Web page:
The NRDC argues that a gradual nationwide shift away from natural gas and toward electricity is possible if the country ends its dependence on coal-powered electricity.
"There's been a lingering perception that burning gas was cleaner than electricity, which might have been true 20 years ago when electricity came from burning coal," said Pierre Delforge, a senior scientist with the organization, told The Guardian. "When we look at electrification policies, we need to think about what the grid will look like in 10 or 20 years, not what it looked like yesterday."
Despite the insistence to the contrary of President Donald Trump and other Republicans, the clean energy sector is fast replacing the coal industry. According to a report by Time magazine in 2017, demand for renewable energy is projected to rise steadily in the coming decades, as it has over the past several years, while demand for coal-powered electricity is on the decline.
Cities that are aiming to reduce their fossil fuel emissions have "just got to think about it in new and creative ways," Bruce Nilles, managing director of the Rocky Mountain Institute, a sustainable energy research firm, told The Guardian. "We're dealing with an existential crisis. We've got to dust off all the different ways that different actors can do good, progressive, climate-minded things."
Energy use in buildings accounts for 25 percent of California's carbon emissions, according to The Guardian. More than 50 cities across the state are considering natural gas bans similar to Berkeley's. San Jose, the state's third largest city, proposed earlier this month a plan that would make 47 percent of its homes powered entirely by electricity.
"You see those changes go to other cities, then go up to the state level and then go to the national level," David Hochschild, California Energy Commission chairman and a Berkeley resident who spoke in favor of the ban at the city council meeting, said. "That's how change happens."
Reposted with permission from our media associate Common Dreams.
A "trash tsunami" has washed ashore on the beaches of Honduras, endangering both wildlife and the local economy.
EcoWatch Daily Newsletter
More long-finned pilot whales were found stranded today on beaches in Tasmania, Australia. About 500 whales have become stranded, including at least 380 that have died, the AP reported. It is the largest mass stranding in Australia's recorded history.
- Annual Whale Slaughter Still a Tradition on the Faroe Islands ... ›
- Hundreds of Pilot Whales Die in Devastating Mass Stranding in New ... ›
- Green Group Tests Facebook With Ad Claiming Conservatives Back ... ›
- Illegal Wildlife Trade Thrives on Facebook, Internet Forums ... ›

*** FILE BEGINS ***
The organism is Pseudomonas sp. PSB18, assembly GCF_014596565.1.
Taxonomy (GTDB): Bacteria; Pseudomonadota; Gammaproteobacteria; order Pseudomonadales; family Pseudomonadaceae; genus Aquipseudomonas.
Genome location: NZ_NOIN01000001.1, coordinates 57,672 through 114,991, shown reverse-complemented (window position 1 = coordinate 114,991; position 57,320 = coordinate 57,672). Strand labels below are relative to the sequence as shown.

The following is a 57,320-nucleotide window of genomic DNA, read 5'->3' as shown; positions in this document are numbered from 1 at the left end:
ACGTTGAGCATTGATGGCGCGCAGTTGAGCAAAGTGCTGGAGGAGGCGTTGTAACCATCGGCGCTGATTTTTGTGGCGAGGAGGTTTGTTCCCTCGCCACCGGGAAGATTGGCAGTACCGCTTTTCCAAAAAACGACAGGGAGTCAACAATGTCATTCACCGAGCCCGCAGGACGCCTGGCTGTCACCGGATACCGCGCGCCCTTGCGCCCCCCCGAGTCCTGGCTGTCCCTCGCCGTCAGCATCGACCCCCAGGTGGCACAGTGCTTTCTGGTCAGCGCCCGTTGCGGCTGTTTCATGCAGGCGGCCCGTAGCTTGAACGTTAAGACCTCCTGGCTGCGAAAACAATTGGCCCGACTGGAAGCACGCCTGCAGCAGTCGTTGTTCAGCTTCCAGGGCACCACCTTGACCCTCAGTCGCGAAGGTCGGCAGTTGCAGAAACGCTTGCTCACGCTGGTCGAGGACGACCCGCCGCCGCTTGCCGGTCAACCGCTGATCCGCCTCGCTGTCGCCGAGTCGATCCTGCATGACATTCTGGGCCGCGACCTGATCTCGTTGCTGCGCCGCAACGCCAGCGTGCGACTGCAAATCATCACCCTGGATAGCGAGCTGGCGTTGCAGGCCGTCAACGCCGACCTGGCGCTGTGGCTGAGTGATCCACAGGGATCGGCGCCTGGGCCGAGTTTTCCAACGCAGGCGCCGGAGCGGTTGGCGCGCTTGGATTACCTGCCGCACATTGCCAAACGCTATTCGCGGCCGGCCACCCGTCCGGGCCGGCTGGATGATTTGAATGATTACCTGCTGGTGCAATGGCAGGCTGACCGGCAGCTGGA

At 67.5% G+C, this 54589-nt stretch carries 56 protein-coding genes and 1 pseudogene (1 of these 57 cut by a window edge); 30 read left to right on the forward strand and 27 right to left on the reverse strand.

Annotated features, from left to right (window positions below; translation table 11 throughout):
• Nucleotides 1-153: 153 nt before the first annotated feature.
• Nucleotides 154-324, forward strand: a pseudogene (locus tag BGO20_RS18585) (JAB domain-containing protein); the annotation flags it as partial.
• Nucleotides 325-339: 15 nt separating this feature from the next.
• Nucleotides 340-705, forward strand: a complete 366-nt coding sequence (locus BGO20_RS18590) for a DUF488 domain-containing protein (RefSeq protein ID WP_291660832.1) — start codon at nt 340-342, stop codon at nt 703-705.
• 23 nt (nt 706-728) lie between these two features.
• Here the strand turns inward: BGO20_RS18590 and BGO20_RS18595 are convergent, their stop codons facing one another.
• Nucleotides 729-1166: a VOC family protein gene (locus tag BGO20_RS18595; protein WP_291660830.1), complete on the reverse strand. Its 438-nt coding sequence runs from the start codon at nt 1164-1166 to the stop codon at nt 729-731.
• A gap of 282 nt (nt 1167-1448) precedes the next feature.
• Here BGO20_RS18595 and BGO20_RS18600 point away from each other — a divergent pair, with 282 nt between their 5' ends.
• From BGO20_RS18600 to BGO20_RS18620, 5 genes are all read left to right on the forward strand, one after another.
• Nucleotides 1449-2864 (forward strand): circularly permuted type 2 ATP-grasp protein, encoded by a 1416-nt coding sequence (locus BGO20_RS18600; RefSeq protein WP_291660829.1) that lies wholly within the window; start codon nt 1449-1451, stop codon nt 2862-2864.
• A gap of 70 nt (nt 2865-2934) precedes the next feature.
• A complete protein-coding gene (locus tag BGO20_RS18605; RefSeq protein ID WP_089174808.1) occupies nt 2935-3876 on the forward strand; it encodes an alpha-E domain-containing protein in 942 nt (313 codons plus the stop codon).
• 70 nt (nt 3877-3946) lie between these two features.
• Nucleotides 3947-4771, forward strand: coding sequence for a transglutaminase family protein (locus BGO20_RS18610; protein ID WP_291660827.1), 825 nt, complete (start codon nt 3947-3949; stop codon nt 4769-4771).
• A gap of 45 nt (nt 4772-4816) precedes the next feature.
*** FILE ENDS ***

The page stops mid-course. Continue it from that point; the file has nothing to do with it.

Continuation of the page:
- Facebook Loophole Allows Climate Deniers to Spread Misinformation ›
- Facebook Hires Koch-Funded Climate Deniers for 'Fact-Checking ... ›
By Harry Kretchmer
By 2030, almost a third of all the energy consumed in the European Union must come from renewable sources, according to binding targets agreed in 2018. Sweden is helping lead the way.
Sweden is a world leader in renewable energy consumption. Swedish Institute/World Bank
Naturally Warm<p>54% of Sweden's power comes from renewables, and is helped by its geography. With plenty of moving water and 63% forest cover, it's no surprise the <a href="https://sweden.se/nature/energy-use-in-sweden/#" target="_blank">two largest renewable power sources</a> are hydropower and biomass. And that biomass is helping support a local energy boom.</p><p>Heating is a key use of energy in a cold country like Sweden. In recent decades, as fuel oil taxes have increased, the country's power companies have turned to renewables, like biomass, to fuel local 'district heating' plants.</p><p>In Sweden these trace their <a href="https://www.sciencedirect.com/science/article/pii/S0360544217304140#fig3" target="_blank">origins back to 1948</a>, when a power station's excess heat was first used to heat nearby buildings: steam is <a href="https://www.sciencedirect.com/topics/engineering/district-heating-system" target="_blank">forced along a network of pipes</a> to wherever it's needed. Today, there are around 500 district heating systems across the country, from major cities to small villages, providing heat to homes and businesses.</p><p>District heating used to be fueled mainly from the <a href="https://www.sciencedirect.com/science/article/pii/S0360544217304140" target="_blank">by-products of power plants</a>, waste-to-energy plants and industrial processes. These days, however, Sweden is bringing more renewable sources into the mix. And as a result of competition, this localized form of power is now the country's<a href="https://www.sciencedirect.com/science/article/pii/S0360544217304140#fig3" target="_blank" rel="noopener noreferrer"> home-heating market leader.</a></p>